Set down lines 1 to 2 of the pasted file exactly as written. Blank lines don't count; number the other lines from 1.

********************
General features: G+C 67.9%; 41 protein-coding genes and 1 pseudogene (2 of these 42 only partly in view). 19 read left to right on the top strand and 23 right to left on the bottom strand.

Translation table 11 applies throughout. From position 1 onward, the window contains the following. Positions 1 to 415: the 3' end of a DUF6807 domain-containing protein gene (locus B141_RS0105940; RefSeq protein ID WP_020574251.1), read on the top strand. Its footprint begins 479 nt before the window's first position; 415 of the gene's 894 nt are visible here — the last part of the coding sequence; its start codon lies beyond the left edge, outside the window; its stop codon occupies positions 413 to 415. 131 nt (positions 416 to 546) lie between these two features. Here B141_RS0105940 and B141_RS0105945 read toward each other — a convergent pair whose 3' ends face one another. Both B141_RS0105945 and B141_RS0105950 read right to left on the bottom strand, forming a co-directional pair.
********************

General features: G+C 67.9%; 41 protein-coding genes and 1 pseudogene (2 of these 42 only partly in view). 19 read left to right on the top strand and 23 right to left on the bottom strand.

Translation table 11 applies throughout. From position 1 onward, the window contains the following. Positions 1 to 415: the 3' end of a DUF6807 domain-containing protein gene (locus B141_RS0105940; RefSeq protein ID WP_020574251.1), read on the top strand. Its footprint begins 479 nt before the window's first position; 415 of the gene's 894 nt are visible here — the last part of the coding sequence; its start codon lies beyond the left edge, outside the window; its stop codon occupies positions 413 to 415. 131 nt (positions 416 to 546) lie between these two features. Here B141_RS0105940 and B141_RS0105945 read toward each other — a convergent pair whose 3' ends face one another. Both B141_RS0105945 and B141_RS0105950 read right to left on the bottom strand, forming a co-directional pair.